- Text DocumentAnnotations: A Functionality to support Cooperation, Coordination and Awareness in the Electronic Medical Record(COOP 2006: Cooperative Systems Design - Seamless Integration of Artifacts and Conversations - Enhanced Concepts of Infrastructure for Communication, 2006) Bringay, Sandra; Barry, Catherine; Charlet, JeanThe interest of the Electronic Medical Record EMR is from now on obvious. However, Health Professionals still not have at their disposal tools allowing them to support their cooperative practices. In the French DocPatient project, we try to improve practitioners' cooperation when they use the medical documents by implementing a document-based EMR. Our assumption is that a best integration of the way they use these medical documents in the EMR design will improve its utility, its use and its acceptance. In this paper, we show that annotations practices must be transposed in the EMR to reinforce collaboration, coordination and awareness.
- Text DocumentBeyond Electronic Patient's File: Assisting Conversations in a Healthcare Network(COOP 2006: Cooperative Systems Design - Seamless Integration of Artifacts and Conversations - Enhanced Concepts of Infrastructure for Communication, 2006) Bénard, Valérie; Lewkowicz, Myriam; Zacklad, ManuelHealthcare networks have been created to meet new health requirements. This new mode of organization gives healthcare professionals with different competences overall patient coverage. The aim of this study was to define tools supporting cooperation between these professionals. An ethnographic study on a healthcare network carried out during a period of one year has helped to understand how these networks function and what their requirements are. In this paper, we present the network studied, and describe a theoretical framework which can be used to analyze its activities; we focus in particular on the transactions taking place during face-to-face meetings, and we conclude that in order to cooperate efficiently, professionals need a coordination tool which is more than just an electronic patient file. We end this paper by suggesting guidelines for computer-supported cooperative activities in the field of healthcare networks.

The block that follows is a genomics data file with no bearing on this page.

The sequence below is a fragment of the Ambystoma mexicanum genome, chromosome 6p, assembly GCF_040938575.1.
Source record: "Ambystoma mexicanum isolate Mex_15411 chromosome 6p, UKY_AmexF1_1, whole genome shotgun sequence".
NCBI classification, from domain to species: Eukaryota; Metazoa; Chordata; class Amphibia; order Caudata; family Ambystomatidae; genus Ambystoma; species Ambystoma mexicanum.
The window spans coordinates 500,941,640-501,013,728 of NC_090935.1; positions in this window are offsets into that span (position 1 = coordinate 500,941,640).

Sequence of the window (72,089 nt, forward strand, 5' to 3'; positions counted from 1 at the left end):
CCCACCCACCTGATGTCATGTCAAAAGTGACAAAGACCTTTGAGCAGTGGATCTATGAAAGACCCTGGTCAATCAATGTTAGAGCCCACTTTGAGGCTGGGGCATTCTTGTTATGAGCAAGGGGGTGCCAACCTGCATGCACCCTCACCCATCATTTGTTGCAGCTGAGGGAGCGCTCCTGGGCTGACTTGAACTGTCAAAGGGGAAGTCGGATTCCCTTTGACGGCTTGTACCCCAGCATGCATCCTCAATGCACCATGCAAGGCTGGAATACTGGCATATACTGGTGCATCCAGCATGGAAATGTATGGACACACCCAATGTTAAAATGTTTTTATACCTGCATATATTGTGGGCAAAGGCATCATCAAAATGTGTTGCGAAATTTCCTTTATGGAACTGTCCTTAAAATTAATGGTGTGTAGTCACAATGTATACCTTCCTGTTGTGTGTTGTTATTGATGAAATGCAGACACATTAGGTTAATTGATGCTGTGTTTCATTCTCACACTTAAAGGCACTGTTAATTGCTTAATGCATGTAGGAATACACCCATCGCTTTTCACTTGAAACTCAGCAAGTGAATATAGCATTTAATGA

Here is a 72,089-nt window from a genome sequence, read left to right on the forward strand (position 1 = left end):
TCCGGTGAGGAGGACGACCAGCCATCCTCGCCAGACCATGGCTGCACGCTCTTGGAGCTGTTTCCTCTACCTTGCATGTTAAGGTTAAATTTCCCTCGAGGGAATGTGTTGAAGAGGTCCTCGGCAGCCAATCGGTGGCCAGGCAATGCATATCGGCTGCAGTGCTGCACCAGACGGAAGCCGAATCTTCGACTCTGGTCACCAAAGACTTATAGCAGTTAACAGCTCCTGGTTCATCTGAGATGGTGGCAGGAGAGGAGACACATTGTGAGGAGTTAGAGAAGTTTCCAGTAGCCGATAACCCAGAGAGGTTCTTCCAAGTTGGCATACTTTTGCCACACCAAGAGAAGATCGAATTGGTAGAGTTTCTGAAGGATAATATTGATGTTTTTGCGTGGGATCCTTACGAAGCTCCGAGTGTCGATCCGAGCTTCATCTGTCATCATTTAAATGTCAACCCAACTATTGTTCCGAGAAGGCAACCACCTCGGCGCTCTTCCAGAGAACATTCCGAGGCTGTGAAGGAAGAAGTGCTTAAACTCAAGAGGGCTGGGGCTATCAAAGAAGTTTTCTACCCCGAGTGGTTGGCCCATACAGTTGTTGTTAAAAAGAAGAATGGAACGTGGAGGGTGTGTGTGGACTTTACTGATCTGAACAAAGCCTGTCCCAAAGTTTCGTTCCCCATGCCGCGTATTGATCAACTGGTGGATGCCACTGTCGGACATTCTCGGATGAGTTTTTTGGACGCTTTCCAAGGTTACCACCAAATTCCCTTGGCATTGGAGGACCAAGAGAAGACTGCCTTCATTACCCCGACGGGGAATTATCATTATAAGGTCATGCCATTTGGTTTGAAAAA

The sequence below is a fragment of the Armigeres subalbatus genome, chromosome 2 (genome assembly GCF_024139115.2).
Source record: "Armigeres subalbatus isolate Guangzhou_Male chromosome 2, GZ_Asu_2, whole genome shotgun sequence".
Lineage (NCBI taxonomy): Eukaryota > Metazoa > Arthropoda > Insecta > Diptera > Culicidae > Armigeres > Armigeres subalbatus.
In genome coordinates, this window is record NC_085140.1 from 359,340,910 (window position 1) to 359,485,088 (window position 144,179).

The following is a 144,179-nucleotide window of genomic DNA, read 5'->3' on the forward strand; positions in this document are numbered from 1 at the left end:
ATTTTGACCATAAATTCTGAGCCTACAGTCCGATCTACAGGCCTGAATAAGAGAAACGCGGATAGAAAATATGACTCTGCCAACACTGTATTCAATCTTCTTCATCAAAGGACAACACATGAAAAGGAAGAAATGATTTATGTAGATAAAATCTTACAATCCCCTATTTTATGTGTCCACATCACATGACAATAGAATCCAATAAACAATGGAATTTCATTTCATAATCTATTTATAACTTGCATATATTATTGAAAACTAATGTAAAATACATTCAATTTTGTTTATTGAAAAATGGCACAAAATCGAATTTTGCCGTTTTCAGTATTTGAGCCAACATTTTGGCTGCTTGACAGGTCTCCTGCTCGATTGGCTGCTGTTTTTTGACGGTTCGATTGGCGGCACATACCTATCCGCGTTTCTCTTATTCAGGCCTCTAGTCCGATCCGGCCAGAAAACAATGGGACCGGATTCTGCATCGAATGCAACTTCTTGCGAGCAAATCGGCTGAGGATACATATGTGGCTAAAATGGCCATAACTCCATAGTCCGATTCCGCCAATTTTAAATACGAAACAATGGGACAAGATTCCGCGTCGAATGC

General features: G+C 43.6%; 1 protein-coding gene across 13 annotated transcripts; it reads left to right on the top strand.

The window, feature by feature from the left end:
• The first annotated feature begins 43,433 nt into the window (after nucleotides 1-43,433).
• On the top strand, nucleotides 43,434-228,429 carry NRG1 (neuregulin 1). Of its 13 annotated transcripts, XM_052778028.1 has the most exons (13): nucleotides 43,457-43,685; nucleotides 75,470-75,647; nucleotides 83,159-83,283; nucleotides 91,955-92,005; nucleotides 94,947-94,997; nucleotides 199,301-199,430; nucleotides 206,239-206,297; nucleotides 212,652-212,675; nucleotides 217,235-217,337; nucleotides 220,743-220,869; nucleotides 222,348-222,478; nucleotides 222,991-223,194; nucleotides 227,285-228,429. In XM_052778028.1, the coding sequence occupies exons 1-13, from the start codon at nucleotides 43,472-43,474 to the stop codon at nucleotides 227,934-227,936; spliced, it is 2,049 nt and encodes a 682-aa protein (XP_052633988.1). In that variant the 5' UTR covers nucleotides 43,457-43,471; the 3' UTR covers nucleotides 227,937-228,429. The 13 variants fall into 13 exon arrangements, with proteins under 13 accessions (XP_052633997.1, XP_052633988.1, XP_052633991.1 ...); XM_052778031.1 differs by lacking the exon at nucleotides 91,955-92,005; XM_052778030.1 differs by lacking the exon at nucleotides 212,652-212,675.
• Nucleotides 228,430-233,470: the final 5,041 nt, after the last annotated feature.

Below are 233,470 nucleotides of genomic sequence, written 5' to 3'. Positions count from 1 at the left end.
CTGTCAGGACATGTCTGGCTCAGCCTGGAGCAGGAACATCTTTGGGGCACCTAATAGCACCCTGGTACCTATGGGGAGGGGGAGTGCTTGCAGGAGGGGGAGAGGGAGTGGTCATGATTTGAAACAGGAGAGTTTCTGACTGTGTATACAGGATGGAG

- Text DocumentMemetic: An Infrastructure for Meeting Memory(COOP 2006: Cooperative Systems Design - Seamless Integration of Artifacts and Conversations - Enhanced Concepts of Infrastructure for Communication, 2006) Shum, Simon Buckingham; Slack, Roger; Daw, Michael; Juby, Ben; Rowley, Andrew; Bachler, Michelle; Mancini, Clara; Michaelides, Danius T.; Procter, Rob; Roure, David De; Chown, Tim; Hewitt, TerryThis paper introduces the Memetic toolkit for recording the normally ephemeral interactions conducted via internet video conferencing, and making these navigable and manipulable in linear and non-linear ways. We introduce two complementary interaction visualizations: argumentation-based concept maps to elucidate the conceptual structure of the discourse using a visual language, and interactive event timelines generated from the meeting metadata. We discuss in detail the affordances of Memetic's tools, in particular the Compendium hypermedia mapping tool, and the Meeting Replay tool that renders the semantic navigation indices into the videoconference replays. Additionally, with respect to methodology and evaluation, we describe how we are engaging diverse end-user communities in the process of designing and deploying these tools.